Reviews for Intel’s Comet Lake desktop CPUs are finally out and…it’s actually pretty good! While the new processors are still built on a refined 14nm process, it seems like Intel has taken some good design decisions that help the 10th gen CPUs to still beat Ryzen in gaming.
Before we go into more detail, let me preface this by saying that we didn’t get a chance to test out the CPUs ourselves. I’ve taken notes from reviews by many other notable outlets to compile the most important points here.
Alright then let’s get on with it!
Thermals and Power Draw on Intel 10th Gen – Surprisingly Stable
Intel Core i9-10900K and i5-10600K Thermals | Linus Tech Tips Intel Core i9-10900K Thermals | Credit – Linus Tech Tips
Starting with the department where Intel has seen some backlash from the community recently – Thermals this time actually look manageable. Looking at the thermal and power draw charts from Linus Tech Tips’ review, we can see that the chip remains under normal temperatures out of the box. When unlocked, they can get a little toasty, but they do manage to retain their insanely high boost speeds under thermal constraint. Suffice to say that the leaks were proved wrong.
Intel 10th Gen CPUs have some nifty new features like Thermal Velocity Boost. The new algorithmic boosting will make sure your CPU clocks up as high as it can, breaking the 5 GHz barrier constantly as long as you have adequate cooling. Overclocking the chips, while still viable, can get a little tricky. But it seems like they’re following AMD’s Ryzen path in providing the most value to the consumer out of the box.
With Intel 10th Gen CPUs, some new decisions were made to keep thermals under control. These include reducing the thickness of the die, with the IHS made thicker.
Intel Core i9-10900K is Still The Gaming Champion
Enter the Core i9-10900K, which aims to replace yesteryear’s gaming champion Core i9-9900K. No surprises here, the new Intel 10th gen CPU is takes the top spot without breaking a sweat. In multiple gaming benchmarks, the Core i9-10900K beats all other high-end processors when it comes to gaming specifically. This is particularly due to two reasons:
- Increased Core Count
- Boosted Clocks (Resulting in Increased power draw)
The Core i9-10900K houses 10 cores along with hyperthreading, thereby 20 simultaneous threads for multitasking performance. The chip also has a default boost clock of 5.3 GHz, and we know how games love good single-core performance. It’s also possible that the chips are sticking true by Intel’s claims of boosting discrete GPU gaming performance on DirectX 12.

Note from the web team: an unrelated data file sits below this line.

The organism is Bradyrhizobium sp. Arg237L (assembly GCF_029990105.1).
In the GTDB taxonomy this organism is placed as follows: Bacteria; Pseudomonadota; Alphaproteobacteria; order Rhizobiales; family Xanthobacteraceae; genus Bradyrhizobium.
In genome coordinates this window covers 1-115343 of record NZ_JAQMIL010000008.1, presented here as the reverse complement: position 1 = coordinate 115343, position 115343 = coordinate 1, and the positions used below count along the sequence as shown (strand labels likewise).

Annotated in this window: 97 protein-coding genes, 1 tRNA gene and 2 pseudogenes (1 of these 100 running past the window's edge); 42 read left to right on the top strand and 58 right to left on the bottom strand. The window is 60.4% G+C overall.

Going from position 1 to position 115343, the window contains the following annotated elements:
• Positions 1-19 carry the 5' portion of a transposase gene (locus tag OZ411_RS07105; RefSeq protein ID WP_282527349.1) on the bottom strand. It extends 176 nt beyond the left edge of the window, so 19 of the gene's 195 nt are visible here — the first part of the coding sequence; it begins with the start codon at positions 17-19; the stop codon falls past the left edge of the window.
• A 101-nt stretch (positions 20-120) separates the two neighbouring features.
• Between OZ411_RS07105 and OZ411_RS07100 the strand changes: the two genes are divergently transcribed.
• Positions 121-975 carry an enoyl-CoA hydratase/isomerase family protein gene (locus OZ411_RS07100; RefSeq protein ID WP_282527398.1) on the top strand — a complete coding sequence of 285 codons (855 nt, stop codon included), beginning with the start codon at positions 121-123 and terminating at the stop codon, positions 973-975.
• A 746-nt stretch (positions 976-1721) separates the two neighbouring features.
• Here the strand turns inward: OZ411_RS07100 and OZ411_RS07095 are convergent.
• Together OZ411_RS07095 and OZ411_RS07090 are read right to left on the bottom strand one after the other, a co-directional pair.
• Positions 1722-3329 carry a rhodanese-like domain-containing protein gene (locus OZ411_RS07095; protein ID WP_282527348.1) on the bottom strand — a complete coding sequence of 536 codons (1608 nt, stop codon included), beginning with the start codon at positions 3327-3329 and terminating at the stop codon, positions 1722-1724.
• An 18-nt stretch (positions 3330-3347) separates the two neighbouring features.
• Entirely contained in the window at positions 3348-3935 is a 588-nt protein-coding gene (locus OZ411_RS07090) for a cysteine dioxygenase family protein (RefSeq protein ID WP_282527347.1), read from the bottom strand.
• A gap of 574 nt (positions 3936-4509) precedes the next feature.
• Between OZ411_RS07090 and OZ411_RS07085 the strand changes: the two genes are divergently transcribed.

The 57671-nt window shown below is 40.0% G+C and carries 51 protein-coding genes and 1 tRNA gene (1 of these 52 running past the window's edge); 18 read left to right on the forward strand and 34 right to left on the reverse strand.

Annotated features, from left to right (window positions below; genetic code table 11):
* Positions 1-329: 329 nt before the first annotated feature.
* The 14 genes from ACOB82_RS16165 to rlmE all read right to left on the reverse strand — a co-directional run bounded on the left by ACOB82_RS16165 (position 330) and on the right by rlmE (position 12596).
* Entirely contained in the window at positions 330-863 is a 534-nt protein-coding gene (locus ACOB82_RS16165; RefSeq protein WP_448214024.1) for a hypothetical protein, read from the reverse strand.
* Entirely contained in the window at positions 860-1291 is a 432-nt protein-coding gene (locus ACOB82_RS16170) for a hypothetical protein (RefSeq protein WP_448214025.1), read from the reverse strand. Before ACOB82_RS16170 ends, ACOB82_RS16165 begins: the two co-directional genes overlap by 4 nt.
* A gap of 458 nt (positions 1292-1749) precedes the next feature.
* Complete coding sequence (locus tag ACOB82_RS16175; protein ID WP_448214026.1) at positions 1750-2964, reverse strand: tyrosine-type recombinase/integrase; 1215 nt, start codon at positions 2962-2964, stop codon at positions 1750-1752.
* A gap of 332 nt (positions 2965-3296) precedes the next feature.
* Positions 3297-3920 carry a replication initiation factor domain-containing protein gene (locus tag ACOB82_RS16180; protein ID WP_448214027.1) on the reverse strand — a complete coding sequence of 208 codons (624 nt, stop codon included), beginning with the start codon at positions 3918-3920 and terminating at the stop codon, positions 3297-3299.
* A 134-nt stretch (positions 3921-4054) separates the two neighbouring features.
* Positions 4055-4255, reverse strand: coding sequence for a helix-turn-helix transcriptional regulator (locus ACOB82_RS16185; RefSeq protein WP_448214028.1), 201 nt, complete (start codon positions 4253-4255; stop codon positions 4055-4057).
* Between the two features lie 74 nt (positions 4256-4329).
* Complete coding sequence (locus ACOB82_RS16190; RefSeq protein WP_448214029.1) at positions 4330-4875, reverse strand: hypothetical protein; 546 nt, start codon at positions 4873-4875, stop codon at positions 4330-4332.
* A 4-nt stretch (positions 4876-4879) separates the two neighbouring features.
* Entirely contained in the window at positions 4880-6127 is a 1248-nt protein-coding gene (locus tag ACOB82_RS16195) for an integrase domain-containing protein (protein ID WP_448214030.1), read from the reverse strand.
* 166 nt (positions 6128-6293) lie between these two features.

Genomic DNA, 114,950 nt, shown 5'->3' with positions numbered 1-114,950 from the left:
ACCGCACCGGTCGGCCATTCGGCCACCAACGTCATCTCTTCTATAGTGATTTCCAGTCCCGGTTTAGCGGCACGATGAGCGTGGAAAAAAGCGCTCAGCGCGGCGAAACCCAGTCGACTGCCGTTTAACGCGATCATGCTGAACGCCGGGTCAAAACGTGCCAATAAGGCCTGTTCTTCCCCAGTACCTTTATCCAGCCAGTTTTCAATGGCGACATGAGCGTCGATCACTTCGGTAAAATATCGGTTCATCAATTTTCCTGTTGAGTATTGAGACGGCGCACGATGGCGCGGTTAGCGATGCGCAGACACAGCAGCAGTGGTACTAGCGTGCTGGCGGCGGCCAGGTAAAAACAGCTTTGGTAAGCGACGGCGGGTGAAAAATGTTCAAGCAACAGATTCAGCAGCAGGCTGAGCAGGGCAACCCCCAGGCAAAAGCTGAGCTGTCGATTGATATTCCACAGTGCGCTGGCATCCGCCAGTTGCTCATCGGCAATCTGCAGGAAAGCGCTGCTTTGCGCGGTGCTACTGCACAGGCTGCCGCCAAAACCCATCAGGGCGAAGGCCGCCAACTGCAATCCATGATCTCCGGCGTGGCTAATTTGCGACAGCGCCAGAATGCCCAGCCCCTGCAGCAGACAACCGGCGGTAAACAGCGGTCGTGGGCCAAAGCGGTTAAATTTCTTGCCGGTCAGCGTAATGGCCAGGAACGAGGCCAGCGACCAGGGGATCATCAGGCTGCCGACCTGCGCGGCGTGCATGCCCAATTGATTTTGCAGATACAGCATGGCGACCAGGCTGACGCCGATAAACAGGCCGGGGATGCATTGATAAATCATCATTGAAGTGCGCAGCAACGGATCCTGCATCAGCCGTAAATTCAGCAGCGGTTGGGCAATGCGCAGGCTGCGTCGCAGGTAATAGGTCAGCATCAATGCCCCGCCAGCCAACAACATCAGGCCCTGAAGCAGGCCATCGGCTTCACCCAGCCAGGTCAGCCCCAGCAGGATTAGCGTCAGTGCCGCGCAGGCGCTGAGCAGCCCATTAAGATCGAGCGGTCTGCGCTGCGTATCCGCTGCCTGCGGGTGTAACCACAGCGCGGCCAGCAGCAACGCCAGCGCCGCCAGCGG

Take a look at the variety of gaming benchmarks Tech Deals did with the conclusion being – Core i9-10900K is the fastest gaming consumer CPU out there.
Value For Money – A Little Better With Hyperthreading Across the Board
Here’s a look at Intel 10th Gen CPUs in terms of specs and pricing:
|Model||Cores/Threads||TDP||Base Clock||Single Core Boost/All-Core Boost||Price|
|i9-10900K||10/20||125||3.7 GHz||5.3 Ghz/4.9 GHz||$488|
|i9-10900||10/20||65W||2.8 Ghz||5.2 Ghz/4.6 GHz||$439|
|i7-10700K||8/16||125W||3.8 Ghz||5.1 GHz/4.7 GHz||$374|
|i7-10700||8/16||65W||2.9 Ghz||4.8 GHz/4.6 GHz||$323|
|i5-10600K||6/12||125W||4.1 GHz||4.8 GHz/4.5 GHz||$262|
|i5-10600||6/12||65W||3.3 Ghz||4.8 GHz/4.4 GHz||$213|
|i5-10500||6/12||65W||3.1 Ghz||4.5 GHz/4.2 GHz||$192|
|i5-10400||6/12||65W||2.9 Ghz||4.3 GHz/4.0 GHz||$182|
|i3-10320||4/8||65W||3.8 Ghz||4.6 GHz/4.4 GHz||$154|
|i3-10300||4/8||65W||3.7 Ghz||4.4 GHz/4.2 GHz||$143|
|i3-10100||4/8||65W||3.6 Ghz||4.3 GHz/4.1 GHz||$122|
As you can see, with hyperthreading now available across the lineup, the value proposition for the chips has now increased by a good margin. By bumping up the Core i5s with 6 cores/12 threads under $300, most mainstream gamers should be happy with the performance boosts with them. While the enthusiast-class i7-10700 and i9-10900 chips still demand a premium over AMD’s Ryzen offerings, the new changes made for higher sustained boost clocks could be worth it.
In the end, competition is good for all parties. The Comet Lake processors are still running on an older manufacturing process But it’s good to see that they haven’t completely fallen behind the curve. With Ryzen 4000 just around the corner, competition is going to get real dirty…
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